A former Apple engineer’s blog post has been making waves in the tech community. No, he didn’t divulge information about an upcoming Apple product. Rather, he revealed an interesting tidbit about the company’s managerial style: it’s best and brightest engineers are bounced from project to project, startup style.
“Apple doesn’t build large teams to work on every product they make,” former Apple employee Sachin Agarwal wrote. “Instead, they hire very few, but very intelligent people who can work on different projects and move around as needed.”
This stands in stark contrast to many other firms who build teams that focus on one project for years. And it also may represent a new management trend, according to Shane Greenstein, a professor of management and strategy.
“I can remember when the managerial fad of the moment was to let engineering teams stay on projects for long periods,” he said. “The justification went like this: when there are many things to learn, the employees who stay on the project longer know all the relevant material. That confers advantages over startups and others where the engineers are just getting down their learning curves.”
Instead, Apple appears to be embracing the startup mentality with its new approach. Agarwal feels this keeps the company nimble, a necessity in fast-paced high-tech industries.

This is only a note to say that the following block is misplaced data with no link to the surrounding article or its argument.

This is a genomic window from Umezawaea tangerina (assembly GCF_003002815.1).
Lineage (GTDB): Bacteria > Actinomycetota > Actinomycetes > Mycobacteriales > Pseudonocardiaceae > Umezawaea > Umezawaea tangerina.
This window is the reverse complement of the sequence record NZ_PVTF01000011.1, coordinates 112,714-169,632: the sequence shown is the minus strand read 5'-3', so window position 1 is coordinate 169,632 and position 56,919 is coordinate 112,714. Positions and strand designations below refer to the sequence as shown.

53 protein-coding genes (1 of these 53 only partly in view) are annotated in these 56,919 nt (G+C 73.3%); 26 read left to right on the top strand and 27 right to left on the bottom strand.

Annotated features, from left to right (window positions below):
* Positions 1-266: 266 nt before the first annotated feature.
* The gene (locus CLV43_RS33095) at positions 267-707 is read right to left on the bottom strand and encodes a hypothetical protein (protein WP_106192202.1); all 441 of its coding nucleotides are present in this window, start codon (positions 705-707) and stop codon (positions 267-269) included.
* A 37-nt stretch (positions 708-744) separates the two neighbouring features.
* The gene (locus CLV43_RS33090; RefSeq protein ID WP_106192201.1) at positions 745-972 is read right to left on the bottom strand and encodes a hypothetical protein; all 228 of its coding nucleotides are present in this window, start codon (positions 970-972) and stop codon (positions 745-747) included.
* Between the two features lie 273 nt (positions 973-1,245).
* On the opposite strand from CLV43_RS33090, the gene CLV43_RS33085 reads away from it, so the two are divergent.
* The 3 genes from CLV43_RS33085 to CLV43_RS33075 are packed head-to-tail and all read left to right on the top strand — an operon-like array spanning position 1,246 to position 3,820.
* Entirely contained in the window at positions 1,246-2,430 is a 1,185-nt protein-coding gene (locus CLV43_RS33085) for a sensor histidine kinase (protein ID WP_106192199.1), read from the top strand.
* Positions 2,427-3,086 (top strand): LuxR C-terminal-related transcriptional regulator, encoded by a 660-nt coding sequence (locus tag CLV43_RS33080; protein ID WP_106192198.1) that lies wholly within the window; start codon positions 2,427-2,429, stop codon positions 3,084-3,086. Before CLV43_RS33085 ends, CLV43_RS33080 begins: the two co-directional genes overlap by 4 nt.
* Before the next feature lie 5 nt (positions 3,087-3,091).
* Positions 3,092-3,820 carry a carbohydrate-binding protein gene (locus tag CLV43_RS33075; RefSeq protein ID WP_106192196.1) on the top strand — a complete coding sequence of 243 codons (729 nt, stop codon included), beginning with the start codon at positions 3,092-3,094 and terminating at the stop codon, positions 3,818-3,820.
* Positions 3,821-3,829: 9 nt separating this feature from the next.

Greenstein thinks Apple may have a different motive. “I would guess that Apple does this out of necessity and real paranoia about losing talent,” he said. “The management is worried that their best designers, product engineers, and other rare talent will get bored and/or will become targets for raiding by other firms, who would certainly pay as well or better. Moving a talented engineer around inside the firm is a way to prevent talented employees from being tempted to leave. It replicates what they would get by moving across many startups, more or less.”
Still, the startup approach may not be appropriate for other industries, or even for other positions within Apple. “I would guess that Apple has this project for its most talented engineers,” Greenstein said. “You would not want to have this type of policy for everyone, particularly at the managerial level. It would destroy institutional memory.”
Photo by eternaltedium.